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    I started diving 26 years ago. Not high tech back then but they did have Qualcomm for sending our running money and dispatches. Cabover tractor with a steering wheeling the size of a wagon wheel. Parking wasn't as bad back then but there are probably twice as many trucks on the road now fighting for about the same amount of parking. After the 14 hr rule came in 2004, a lot changed. Drivers didn't stop to eat at the truckstop restaurants as much. But unfortunately, the 14 hr rule killed many truck stop restaurants. Guys joke about the lunch counters but that where a lot of socialization between drivers happened. And yes, there was always that one guy that had been everywhere, and did everything. And everyone knew it and ignored them.
    Cell phones, then smart phones, while obviously a distraction from driving for some, have made it a lot easier to make your runs. GPS too, though I still see idiots following them into difficult situations. Trucks now don't beat you to death so I'm not as tired at days end.
    Overall, I always thought that I am blessed to be able to make a good living doing something I enjoy so much. I see so many people that feel trapped in jobs that they hate, including truck drivers, and I feel sorry for them.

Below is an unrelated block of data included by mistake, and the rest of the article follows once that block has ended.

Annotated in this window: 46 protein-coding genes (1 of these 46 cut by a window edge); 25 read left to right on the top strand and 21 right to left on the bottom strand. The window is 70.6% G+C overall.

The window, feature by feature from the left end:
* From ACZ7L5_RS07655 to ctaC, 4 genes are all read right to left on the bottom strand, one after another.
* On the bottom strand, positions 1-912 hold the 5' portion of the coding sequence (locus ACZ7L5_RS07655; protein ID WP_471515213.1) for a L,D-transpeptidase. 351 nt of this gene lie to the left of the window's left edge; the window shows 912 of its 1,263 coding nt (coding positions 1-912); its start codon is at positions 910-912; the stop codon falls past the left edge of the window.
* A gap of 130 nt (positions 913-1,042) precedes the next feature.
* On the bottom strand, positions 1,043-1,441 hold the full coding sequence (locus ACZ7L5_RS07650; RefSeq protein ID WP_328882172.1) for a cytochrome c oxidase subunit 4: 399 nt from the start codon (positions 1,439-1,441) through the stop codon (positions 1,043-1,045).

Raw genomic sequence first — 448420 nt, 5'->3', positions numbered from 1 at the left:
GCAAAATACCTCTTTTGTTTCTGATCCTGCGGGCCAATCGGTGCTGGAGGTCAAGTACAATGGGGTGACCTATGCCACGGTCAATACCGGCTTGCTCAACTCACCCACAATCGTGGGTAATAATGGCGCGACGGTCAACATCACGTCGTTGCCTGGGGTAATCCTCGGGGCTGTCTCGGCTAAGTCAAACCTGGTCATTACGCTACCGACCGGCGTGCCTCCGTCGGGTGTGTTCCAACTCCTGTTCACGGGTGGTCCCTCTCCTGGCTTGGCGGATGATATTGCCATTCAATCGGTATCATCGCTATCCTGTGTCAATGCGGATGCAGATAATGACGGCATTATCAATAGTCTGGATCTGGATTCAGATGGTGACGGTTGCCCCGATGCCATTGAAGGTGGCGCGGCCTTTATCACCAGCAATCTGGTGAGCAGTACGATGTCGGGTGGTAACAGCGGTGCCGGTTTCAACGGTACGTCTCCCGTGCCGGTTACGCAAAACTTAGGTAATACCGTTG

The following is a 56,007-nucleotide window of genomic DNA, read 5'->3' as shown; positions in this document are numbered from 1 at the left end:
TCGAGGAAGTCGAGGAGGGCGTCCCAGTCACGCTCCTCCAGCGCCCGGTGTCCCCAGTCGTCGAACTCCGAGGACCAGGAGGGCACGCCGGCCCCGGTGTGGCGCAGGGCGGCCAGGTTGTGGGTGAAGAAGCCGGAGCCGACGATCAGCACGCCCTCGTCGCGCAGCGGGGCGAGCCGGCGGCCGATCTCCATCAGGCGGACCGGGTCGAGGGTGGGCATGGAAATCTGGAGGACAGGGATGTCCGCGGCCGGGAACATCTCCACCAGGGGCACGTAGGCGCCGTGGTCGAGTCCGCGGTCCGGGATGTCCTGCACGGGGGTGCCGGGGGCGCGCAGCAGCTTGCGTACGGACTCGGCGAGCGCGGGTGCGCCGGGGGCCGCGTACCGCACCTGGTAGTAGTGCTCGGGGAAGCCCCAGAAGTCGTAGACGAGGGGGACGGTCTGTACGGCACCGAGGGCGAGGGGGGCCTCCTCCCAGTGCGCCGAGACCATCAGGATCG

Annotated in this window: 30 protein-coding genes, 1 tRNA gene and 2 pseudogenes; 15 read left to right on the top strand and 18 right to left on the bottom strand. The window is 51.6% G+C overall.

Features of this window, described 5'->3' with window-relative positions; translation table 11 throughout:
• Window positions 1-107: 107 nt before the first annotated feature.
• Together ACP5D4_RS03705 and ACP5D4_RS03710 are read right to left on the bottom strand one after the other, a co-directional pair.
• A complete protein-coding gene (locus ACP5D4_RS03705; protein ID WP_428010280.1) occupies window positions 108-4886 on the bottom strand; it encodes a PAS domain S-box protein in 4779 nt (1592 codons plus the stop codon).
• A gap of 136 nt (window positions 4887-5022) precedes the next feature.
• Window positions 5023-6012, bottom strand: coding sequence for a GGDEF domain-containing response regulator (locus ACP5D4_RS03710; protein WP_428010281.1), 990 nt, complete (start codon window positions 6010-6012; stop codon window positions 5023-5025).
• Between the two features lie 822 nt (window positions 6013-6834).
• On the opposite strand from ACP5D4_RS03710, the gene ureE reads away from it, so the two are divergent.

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  10. MACK E-6

    MACK E-6 Moderator Staff Member

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    With 30 years experience I’d say you were old timey enough.

    I have 22 years and probably a million and a half mostly local miles under my belt now with about 20 years to go if I live that long. We’ll be the old timers then because we’ll be the last to remember what life was like before “smart” phones.
     
  11. SmallPackage

    SmallPackage Road Train Member

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    Something about the earlier generations of truckers that @Arctic_fox and @Brettj3876 mentioned that mentored us and we learned from got me thinking about what time frame the biggest loss of experienced old hands left the biz. I believe it was the 2009-12 time frame. Most of the folks I knew started during the Korean and Vietnam era. Most had been driving the same truck since they bought them new in the 70’s and 80’s. In some cases the 60’s. By 2008 when the gubment came out with the cash for clunkers and emissions regs to make life harder for the industry they had had enough and either sold out authority to youngsters or retired all together. I know a few guys that have said Cat pulling out was the nail in the coffin that made them lose interest in the future if trucking. Lol!

    Diesel fuel was still cheaper then gasoline as early as 2003 and still under $2 a gallon. The regulation for the new ULSD by 2007 made it go upside down with gas prices and put it over $2 overnight. Many have forgotten that.